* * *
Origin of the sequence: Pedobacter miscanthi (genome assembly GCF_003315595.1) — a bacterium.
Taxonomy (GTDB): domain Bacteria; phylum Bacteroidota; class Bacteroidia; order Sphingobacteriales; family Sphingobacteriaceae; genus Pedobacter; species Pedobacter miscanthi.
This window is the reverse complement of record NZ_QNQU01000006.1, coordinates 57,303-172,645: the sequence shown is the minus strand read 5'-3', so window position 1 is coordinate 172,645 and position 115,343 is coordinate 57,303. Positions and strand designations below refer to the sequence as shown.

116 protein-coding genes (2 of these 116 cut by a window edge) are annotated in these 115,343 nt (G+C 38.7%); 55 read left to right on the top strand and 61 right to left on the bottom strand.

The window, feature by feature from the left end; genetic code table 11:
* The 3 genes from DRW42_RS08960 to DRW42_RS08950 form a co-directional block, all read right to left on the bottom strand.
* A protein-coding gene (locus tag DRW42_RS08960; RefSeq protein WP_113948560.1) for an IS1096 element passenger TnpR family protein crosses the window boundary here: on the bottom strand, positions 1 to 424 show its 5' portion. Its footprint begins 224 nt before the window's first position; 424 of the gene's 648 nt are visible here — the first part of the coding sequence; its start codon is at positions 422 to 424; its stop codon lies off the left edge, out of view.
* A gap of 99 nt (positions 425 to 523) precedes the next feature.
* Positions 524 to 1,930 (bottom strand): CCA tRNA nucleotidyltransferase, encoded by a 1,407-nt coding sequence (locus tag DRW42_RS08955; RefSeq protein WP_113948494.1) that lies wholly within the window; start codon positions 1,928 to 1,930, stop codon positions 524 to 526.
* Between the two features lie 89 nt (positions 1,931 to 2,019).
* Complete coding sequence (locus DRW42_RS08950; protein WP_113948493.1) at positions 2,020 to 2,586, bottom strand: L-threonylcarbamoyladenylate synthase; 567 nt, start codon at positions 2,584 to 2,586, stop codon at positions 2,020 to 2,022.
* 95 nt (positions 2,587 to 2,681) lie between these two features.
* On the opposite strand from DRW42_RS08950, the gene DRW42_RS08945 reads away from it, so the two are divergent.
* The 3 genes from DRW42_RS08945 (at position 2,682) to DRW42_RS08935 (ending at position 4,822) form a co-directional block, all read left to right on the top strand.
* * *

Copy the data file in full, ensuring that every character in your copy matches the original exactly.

Origin of the sequence: Pedobacter miscanthi (genome assembly GCF_003315595.1) — a bacterium.
Taxonomy (GTDB): domain Bacteria; phylum Bacteroidota; class Bacteroidia; order Sphingobacteriales; family Sphingobacteriaceae; genus Pedobacter; species Pedobacter miscanthi.
This window is the reverse complement of record NZ_QNQU01000006.1, coordinates 57,303-172,645: the sequence shown is the minus strand read 5'-3', so window position 1 is coordinate 172,645 and position 115,343 is coordinate 57,303. Positions and strand designations below refer to the sequence as shown.

116 protein-coding genes (2 of these 116 cut by a window edge) are annotated in these 115,343 nt (G+C 38.7%); 55 read left to right on the top strand and 61 right to left on the bottom strand.

The window, feature by feature from the left end; genetic code table 11:
* The 3 genes from DRW42_RS08960 to DRW42_RS08950 form a co-directional block, all read right to left on the bottom strand.
* A protein-coding gene (locus tag DRW42_RS08960; RefSeq protein WP_113948560.1) for an IS1096 element passenger TnpR family protein crosses the window boundary here: on the bottom strand, positions 1 to 424 show its 5' portion. Its footprint begins 224 nt before the window's first position; 424 of the gene's 648 nt are visible here — the first part of the coding sequence; its start codon is at positions 422 to 424; its stop codon lies off the left edge, out of view.
* A gap of 99 nt (positions 425 to 523) precedes the next feature.
* Positions 524 to 1,930 (bottom strand): CCA tRNA nucleotidyltransferase, encoded by a 1,407-nt coding sequence (locus tag DRW42_RS08955; RefSeq protein WP_113948494.1) that lies wholly within the window; start codon positions 1,928 to 1,930, stop codon positions 524 to 526.
* Between the two features lie 89 nt (positions 1,931 to 2,019).
* Complete coding sequence (locus DRW42_RS08950; protein WP_113948493.1) at positions 2,020 to 2,586, bottom strand: L-threonylcarbamoyladenylate synthase; 567 nt, start codon at positions 2,584 to 2,586, stop codon at positions 2,020 to 2,022.
* 95 nt (positions 2,587 to 2,681) lie between these two features.
* On the opposite strand from DRW42_RS08950, the gene DRW42_RS08945 reads away from it, so the two are divergent.
* The 3 genes from DRW42_RS08945 (at position 2,682) to DRW42_RS08935 (ending at position 4,822) form a co-directional block, all read left to right on the top strand.